There were joggers and a few noisy children that crossed my path, but the birds seemed to know they were safe from people on the bridge and weren't disturbed.

I found Savannah Sparrows in the grassy field.  No bridge here, just a sidewalk, so the birds are a bit more cautious of approaching humans.  They did allow me to watch and photograph them as long as I kept my distance.

The Great Texas Coastal Birding Trail - Central Texas Coast
CTC: 030
Date of visit:  2/16/2014
Time of day:  Late afternoon
Temp:  70's (F)
Conditions:  Partly sunny, sea breeze
Species Identified (16):  Western Sandpiper, White Ibis, Rock Pigeon, Willet, Ruddy Turnstone, Long-billed Curlew, Lesser Yellowlegs, Great Egret, Laughing Gull, Savannah Sparrow, Northern Mockingbird, Eurasian Collared-Dove, European Starling, Great-tailed Grackle, Snowy Egret, Brown Pelican      

Wednesday, March 5, 2014

Palmetto State Park

I'm not afraid to camp alone and have done it often, but sitting around a campfire alone is no fun.  When I learned one of the adventure clubs was spending a weekend camping at Palmetto State Park, I was happy to be able to join them.  It was sitting around the campfire with them that I learned of the "Ottine Swamp Thing".   After reading the story of the "thing" they said, "Now let's go on a night hike."   

Monsters?  They didn't mention this in the brochure.  I had to try to find this "thing" of which they spoke.  We hiked the Palmetto Trail by moonlight, but did not find evidence of the creature.  We did find a tree full of vultures, which was a little creepy.   

I'm jealous.  Why don't we have a "thing" in our Houston-area swamps?  Maybe we don't need to invent monsters because we have alligators.  Or maybe we used to have one until the alligators ate him.   

I suspect the swamp rabbit is the true culprit.  If he is hopping along through the palmettos, the fronds will sway.  I found this one on the San Marcos River Trail.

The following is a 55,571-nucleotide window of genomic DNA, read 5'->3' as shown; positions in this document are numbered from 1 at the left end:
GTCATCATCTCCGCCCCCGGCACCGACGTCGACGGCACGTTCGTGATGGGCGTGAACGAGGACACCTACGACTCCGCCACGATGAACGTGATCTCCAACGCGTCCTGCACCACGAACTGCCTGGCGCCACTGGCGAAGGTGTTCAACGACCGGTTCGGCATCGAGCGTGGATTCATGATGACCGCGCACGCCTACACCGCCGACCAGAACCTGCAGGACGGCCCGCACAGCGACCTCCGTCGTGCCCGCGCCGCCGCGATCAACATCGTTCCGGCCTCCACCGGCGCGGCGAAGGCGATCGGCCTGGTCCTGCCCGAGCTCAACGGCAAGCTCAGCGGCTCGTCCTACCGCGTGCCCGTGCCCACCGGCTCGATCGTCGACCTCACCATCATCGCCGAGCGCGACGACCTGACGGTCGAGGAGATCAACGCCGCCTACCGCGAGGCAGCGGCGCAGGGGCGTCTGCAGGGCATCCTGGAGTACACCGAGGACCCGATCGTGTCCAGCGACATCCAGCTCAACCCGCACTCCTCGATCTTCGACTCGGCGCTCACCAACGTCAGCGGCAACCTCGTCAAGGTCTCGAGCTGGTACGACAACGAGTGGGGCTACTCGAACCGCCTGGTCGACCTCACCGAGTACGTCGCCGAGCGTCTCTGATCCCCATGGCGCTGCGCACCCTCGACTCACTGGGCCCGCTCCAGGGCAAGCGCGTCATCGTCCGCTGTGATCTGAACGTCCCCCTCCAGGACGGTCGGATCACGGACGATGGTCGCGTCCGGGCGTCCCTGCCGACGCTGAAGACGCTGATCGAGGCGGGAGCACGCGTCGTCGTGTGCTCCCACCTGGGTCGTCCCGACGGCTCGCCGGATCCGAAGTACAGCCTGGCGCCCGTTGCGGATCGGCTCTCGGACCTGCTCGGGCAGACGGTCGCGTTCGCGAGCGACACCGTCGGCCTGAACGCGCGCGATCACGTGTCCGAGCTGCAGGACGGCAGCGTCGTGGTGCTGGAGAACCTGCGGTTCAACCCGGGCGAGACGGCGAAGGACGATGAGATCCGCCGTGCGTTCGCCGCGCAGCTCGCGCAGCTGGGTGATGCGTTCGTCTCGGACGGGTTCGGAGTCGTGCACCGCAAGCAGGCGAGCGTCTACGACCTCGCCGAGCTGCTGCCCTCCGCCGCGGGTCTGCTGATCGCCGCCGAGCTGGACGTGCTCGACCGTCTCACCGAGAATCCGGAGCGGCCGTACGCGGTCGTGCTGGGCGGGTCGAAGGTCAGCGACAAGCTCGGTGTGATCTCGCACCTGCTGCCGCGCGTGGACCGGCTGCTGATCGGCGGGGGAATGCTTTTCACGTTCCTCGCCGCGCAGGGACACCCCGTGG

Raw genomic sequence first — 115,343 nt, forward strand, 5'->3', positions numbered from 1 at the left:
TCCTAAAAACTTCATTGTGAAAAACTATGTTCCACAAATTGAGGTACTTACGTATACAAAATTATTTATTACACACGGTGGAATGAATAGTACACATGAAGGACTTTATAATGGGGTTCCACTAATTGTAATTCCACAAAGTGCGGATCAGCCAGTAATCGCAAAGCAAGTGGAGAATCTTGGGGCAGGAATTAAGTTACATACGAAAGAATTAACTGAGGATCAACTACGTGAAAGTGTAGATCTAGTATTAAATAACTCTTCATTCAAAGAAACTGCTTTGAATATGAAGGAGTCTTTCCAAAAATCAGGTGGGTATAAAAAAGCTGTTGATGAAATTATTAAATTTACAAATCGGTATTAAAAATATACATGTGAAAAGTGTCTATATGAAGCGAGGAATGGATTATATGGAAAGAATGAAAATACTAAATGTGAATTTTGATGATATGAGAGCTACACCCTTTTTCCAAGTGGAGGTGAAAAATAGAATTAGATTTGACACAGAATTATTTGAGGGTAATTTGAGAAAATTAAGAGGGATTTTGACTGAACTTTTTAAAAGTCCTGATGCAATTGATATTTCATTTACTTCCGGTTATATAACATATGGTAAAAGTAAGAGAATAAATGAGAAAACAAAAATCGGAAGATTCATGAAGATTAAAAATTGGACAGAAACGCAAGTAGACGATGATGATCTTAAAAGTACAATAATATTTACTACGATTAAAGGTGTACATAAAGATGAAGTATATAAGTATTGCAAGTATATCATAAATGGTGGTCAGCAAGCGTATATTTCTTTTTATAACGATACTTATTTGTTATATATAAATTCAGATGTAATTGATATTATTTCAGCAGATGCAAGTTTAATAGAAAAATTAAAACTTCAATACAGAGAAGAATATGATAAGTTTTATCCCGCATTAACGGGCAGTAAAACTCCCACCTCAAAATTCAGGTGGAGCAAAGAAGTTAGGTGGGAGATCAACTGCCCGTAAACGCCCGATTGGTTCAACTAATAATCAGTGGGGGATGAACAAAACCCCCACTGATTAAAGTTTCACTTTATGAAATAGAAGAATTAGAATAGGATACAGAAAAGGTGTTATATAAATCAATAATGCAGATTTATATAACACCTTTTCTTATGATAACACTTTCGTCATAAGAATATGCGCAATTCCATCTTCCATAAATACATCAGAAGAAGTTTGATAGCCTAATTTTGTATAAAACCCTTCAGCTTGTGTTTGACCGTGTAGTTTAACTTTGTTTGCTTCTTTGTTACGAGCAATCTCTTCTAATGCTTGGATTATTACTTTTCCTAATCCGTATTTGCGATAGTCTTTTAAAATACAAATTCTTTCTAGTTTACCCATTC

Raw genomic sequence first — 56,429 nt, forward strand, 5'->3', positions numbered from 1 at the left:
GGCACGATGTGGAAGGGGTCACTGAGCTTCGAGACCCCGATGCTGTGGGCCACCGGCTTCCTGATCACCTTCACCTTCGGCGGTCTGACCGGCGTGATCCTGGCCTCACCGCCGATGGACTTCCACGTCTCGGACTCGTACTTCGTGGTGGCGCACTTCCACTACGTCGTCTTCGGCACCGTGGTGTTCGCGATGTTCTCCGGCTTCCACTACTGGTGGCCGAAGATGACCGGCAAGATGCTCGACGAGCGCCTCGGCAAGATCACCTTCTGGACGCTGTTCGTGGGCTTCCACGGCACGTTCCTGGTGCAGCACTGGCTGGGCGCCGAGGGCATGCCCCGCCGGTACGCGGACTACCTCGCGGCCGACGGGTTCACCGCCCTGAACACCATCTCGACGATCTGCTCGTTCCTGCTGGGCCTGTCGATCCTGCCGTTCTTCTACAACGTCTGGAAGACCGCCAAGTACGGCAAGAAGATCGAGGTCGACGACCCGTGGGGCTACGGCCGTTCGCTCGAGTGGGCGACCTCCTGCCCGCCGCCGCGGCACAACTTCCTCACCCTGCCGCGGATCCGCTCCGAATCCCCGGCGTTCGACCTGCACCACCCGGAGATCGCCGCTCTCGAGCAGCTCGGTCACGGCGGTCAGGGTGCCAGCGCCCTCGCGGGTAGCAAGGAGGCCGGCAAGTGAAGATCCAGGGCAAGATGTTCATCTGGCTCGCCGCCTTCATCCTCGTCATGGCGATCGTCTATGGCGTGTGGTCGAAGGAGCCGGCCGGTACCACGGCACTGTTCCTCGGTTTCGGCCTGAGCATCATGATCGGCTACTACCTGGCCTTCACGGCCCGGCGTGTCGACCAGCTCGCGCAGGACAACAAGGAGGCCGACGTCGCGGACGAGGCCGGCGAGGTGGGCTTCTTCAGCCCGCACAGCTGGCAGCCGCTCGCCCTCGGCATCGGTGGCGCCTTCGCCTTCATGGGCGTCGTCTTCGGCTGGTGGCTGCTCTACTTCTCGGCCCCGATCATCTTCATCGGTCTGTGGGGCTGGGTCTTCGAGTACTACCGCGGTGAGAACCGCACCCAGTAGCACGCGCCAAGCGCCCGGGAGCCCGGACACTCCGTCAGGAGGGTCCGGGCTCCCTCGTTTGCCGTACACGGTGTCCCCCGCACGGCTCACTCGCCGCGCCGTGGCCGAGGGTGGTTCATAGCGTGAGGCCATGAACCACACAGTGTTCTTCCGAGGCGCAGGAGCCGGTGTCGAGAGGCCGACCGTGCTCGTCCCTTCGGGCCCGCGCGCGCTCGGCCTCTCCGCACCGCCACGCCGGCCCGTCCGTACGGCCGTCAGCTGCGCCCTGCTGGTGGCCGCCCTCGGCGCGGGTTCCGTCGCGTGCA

Also found on the river trail, the Yellow-bellied Sapsucker drills holes and comes back to eat the sap and the insects it attracts.        

There were a large number of vultures in this park.  I found these two Black Vultures along the Ottine Swamp Trail.

Also hanging out on the swamp trail was a Question Mark Butterfly, so named because of a mark found on the other side of his wings.  I spent a great deal of time waiting...waiting...for the wings to open for the perfect shot...not realizing he was posing with his namesake exposed.  Lesson learned.

He is beautiful.  I like the purple edging on the bottom.  

I'm linking up with Outdoor Wednesday.


The Great Texas Coastal Birding Trail:  Central Texas Coast
Date of visit:  February 15-16, 2014
Time of day:  Sunrise - noon
Temp:  60 deg F
Conditions:  Overcast, calm
Species Identified (14):  Black Vulture, Turkey Vulture, Northern Cardinal, Ruby-crowned Kinglet, Savannah Sparrow, American Goldfinch, American Crow, Tufted Titmouse, Carolina Chickadee, Red-bellied Woodpecker, Eastern Phoebe, Yellow-bellied Sapsucker, Yellow-rumped Warbler, Carolina Wren